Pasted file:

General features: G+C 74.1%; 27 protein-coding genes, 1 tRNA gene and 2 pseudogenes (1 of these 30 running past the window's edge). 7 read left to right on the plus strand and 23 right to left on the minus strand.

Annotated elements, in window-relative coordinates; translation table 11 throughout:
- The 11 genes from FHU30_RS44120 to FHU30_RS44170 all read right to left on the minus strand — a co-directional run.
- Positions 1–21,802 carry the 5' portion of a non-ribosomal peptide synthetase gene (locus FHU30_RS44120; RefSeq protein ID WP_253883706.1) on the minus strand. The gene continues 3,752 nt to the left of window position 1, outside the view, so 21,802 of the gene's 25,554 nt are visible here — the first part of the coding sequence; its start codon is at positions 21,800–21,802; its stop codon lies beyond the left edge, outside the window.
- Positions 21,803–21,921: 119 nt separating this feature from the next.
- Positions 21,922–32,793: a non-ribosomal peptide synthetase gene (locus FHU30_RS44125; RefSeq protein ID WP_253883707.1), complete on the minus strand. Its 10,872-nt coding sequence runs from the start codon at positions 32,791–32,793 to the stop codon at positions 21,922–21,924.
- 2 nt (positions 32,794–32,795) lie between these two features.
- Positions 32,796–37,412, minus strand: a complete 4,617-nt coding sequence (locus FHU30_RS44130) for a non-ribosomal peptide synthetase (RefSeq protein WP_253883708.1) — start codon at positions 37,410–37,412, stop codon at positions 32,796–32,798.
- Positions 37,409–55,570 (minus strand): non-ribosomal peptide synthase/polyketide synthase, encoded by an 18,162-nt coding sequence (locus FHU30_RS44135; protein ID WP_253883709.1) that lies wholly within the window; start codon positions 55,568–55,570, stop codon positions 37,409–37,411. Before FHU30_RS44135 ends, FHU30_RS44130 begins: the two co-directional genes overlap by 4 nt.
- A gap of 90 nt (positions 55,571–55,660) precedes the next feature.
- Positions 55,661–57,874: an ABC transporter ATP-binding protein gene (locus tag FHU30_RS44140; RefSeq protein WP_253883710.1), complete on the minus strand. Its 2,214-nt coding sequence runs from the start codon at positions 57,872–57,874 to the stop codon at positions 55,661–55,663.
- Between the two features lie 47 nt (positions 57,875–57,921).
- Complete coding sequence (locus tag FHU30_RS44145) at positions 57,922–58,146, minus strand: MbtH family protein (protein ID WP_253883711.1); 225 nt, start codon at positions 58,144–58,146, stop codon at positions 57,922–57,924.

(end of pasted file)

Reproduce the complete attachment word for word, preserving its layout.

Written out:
General features: G+C 74.1%; 27 protein-coding genes, 1 tRNA gene and 2 pseudogenes (1 of these 30 running past the window's edge). 7 read left to right on the plus strand and 23 right to left on the minus strand.

Annotated elements, in window-relative coordinates; translation table 11 throughout:
- The 11 genes from FHU30_RS44120 to FHU30_RS44170 all read right to left on the minus strand — a co-directional run.
- Positions 1–21,802 carry the 5' portion of a non-ribosomal peptide synthetase gene (locus FHU30_RS44120; RefSeq protein ID WP_253883706.1) on the minus strand. The gene continues 3,752 nt to the left of window position 1, outside the view, so 21,802 of the gene's 25,554 nt are visible here — the first part of the coding sequence; its start codon is at positions 21,800–21,802; its stop codon lies beyond the left edge, outside the window.
- Positions 21,803–21,921: 119 nt separating this feature from the next.
- Positions 21,922–32,793: a non-ribosomal peptide synthetase gene (locus FHU30_RS44125; RefSeq protein ID WP_253883707.1), complete on the minus strand. Its 10,872-nt coding sequence runs from the start codon at positions 32,791–32,793 to the stop codon at positions 21,922–21,924.
- 2 nt (positions 32,794–32,795) lie between these two features.
- Positions 32,796–37,412, minus strand: a complete 4,617-nt coding sequence (locus FHU30_RS44130) for a non-ribosomal peptide synthetase (RefSeq protein WP_253883708.1) — start codon at positions 37,410–37,412, stop codon at positions 32,796–32,798.
- Positions 37,409–55,570 (minus strand): non-ribosomal peptide synthase/polyketide synthase, encoded by an 18,162-nt coding sequence (locus FHU30_RS44135; protein ID WP_253883709.1) that lies wholly within the window; start codon positions 55,568–55,570, stop codon positions 37,409–37,411. Before FHU30_RS44135 ends, FHU30_RS44130 begins: the two co-directional genes overlap by 4 nt.
- A gap of 90 nt (positions 55,571–55,660) precedes the next feature.
- Positions 55,661–57,874: an ABC transporter ATP-binding protein gene (locus tag FHU30_RS44140; RefSeq protein WP_253883710.1), complete on the minus strand. Its 2,214-nt coding sequence runs from the start codon at positions 57,872–57,874 to the stop codon at positions 55,661–55,663.
- Between the two features lie 47 nt (positions 57,875–57,921).
- Complete coding sequence (locus tag FHU30_RS44145) at positions 57,922–58,146, minus strand: MbtH family protein (protein ID WP_253883711.1); 225 nt, start codon at positions 58,144–58,146, stop codon at positions 57,922–57,924.